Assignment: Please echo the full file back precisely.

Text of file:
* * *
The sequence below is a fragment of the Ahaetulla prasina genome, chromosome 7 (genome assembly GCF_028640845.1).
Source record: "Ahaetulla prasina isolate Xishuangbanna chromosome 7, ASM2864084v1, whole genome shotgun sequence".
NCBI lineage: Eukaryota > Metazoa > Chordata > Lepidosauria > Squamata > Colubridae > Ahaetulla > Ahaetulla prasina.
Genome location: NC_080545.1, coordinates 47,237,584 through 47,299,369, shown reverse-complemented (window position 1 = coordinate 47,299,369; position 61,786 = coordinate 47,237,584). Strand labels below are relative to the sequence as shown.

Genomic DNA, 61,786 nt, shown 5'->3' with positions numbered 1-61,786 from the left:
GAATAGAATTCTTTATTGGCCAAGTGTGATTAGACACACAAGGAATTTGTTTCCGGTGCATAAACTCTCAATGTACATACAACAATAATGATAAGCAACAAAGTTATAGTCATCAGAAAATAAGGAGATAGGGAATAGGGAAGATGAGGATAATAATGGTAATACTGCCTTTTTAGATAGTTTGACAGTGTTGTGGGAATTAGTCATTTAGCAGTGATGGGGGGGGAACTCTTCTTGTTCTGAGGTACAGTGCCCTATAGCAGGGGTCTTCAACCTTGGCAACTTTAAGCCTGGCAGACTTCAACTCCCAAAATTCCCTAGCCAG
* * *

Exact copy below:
The sequence below is a fragment of the Ahaetulla prasina genome, chromosome 7 (genome assembly GCF_028640845.1).
Source record: "Ahaetulla prasina isolate Xishuangbanna chromosome 7, ASM2864084v1, whole genome shotgun sequence".
NCBI lineage: Eukaryota > Metazoa > Chordata > Lepidosauria > Squamata > Colubridae > Ahaetulla > Ahaetulla prasina.
Genome location: NC_080545.1, coordinates 47,237,584 through 47,299,369, shown reverse-complemented (window position 1 = coordinate 47,299,369; position 61,786 = coordinate 47,237,584). Strand labels below are relative to the sequence as shown.

Genomic DNA, 61,786 nt, shown 5'->3' with positions numbered 1-61,786 from the left:
GAATAGAATTCTTTATTGGCCAAGTGTGATTAGACACACAAGGAATTTGTTTCCGGTGCATAAACTCTCAATGTACATACAACAATAATGATAAGCAACAAAGTTATAGTCATCAGAAAATAAGGAGATAGGGAATAGGGAAGATGAGGATAATAATGGTAATACTGCCTTTTTAGATAGTTTGACAGTGTTGTGGGAATTAGTCATTTAGCAGTGATGGGGGGGGAACTCTTCTTGTTCTGAGGTACAGTGCCCTATAGCAGGGGTCTTCAACCTTGGCAACTTTAAGCCTGGCAGACTTCAACTCCCAAAATTCCCTAGCCAG